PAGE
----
Henry Grafton—for he it was who had held the vigil of the night- stood back; but When May's eyes discerned who it was who had nursed the weak invalid so tenderly, her frank nature could not resist the impulse to put out her hand with a word of

thanks for the kindness, but she dared not meet his glance bent on her so inquiringly, nay, tenderly, as he said, " Miss May, at the risk of displeasing you, I must insist on taking your place in the office today." Before May could reply, Mrs. Holmes had thanked him and accepted the offer in spite of her protestations, and so the key was produced from May's apron-pocket and she was left to watch her father. The doctor came and reported favorably—the crisis had passed, and only rest and quiet would insure complete recovery. It was strange why Hal would keep running into the house to ask May where the different articles were. In the first place, he declared he couldn't find the wrappers for the papers, then he didn't know where the wafers were kept, and, finally, he reported that the ink was all gone from the ink-stand, and he didn't know where the rest was kept. Wouldn't Miss May please come and show him once? he wouldn't trouble her afterward if she would only set him right this time. So there was nothing for it except to help his awkwardness, whether it were real or assumed, and

she found the wrappers and the wafers and the ink, and was demurely walking out again when he arrested her.   

" One more favor, Miss May—will you look in your father's box, there seems to be something there ?"

She thought it strangely cruel that he should compel her to read the fatal official paper that met her eye, and smile so exultingly all the while, but with a trembling Hand she took it up, as Hal said, "I brought it on from Washington, open, and I suppose you can as well see what it is ?"

If ever Hal Grafton was happy in his life, it was when he saw the soft blue eyes dilate and the cheeks flush with the glad surprise ! For signed and sealed with all due forms, was the reappointment of Frederick Holmes, Esq., to the post-office for the next term of years, and a letter from a great political character, alluding to the testimonials and long array of the names of fellow-townsmen, referred to Harry Grafton as indefatigable in presenting and forwarding the petition, wherein Whigs and Democrats alike were represented. The paper dropped from her hands as she clasped them.

"Oh, I'm so glad! How can I thank you?—and to think that I—"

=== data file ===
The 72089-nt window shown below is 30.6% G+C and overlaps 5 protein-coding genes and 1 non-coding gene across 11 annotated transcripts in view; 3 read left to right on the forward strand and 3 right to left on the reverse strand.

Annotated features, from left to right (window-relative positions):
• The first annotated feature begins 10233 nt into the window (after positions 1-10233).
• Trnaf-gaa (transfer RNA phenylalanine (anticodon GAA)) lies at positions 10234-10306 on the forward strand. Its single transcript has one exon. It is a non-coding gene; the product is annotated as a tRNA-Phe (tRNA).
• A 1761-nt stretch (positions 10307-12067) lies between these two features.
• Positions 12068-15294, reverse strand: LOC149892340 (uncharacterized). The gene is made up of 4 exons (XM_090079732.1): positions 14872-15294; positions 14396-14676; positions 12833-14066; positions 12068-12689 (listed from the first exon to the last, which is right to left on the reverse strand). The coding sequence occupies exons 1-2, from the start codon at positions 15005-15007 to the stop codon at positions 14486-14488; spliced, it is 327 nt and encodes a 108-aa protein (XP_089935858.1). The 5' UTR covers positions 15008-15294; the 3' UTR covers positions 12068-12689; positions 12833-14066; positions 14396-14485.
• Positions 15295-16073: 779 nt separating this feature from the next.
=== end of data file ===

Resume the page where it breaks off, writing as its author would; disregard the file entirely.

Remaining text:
She was perched up on the tall stool, and Hal made only one step forward when he took each one of her little hands in his, as though he would help her off; but he only held her there, looking down on her with his big brown eyes, while he said,

" Little May, don't you know better than to doubt me so ? You thought I was only seeking my own good; that I would willingly grieve you and lose my self-respect by taking away from your father the post which he fills so much better. Blossom—May blossom-I don't want any thing that any body can give me—but little May; can't she trust me for the future ? I never had another dream than this, to press on in my profession until I could offer heart and home together to May Holmes." Well, what does any body suppose a wee woman perched on a high office-stool could do but to let such a great, handsome, frank lover lift her down ? and if he didn't take his arm from about her round waist until he had heard some sort of answer from the lips, what wonder ? And if Squire Holmes didn't get well quicker after the administration of

that wonderful paper than if he had taken a dozen pills, I don't know the reason why. Mrs. Holmes declared that it was the most wonderful " Poor Man's Plaster" that ever was known, for it was not mans weeks ere the Squire was at his post, active and cheerful as ever.

Then came an answer to May's application for a teacher's place; but, for obvious reasons, she was obliged to decline the offer for herself, recommending, as more able, an old school friend who was very glad to make the engagement.

Miss Sarah Garner called soon after, dressed in the identical " beautifulest silk," bows and gimp included ; and there was no consciousness in her manner that she had ever heard the story coined in the fertile brain of Miss Polly Bias. She congratulated May as politely as any one else; and if she felt a twinge of regret for handsome Hal, she concealed it very skillfully.

When that wedding did come off Miss Polly didn't get a chance to cut a breadth or gather up a bow with the wonderful thumb, but she revenged herself by pointing with it over her shoulder toward the Squire's, and referring to the city artiste there employed, as that "furrin" baggage.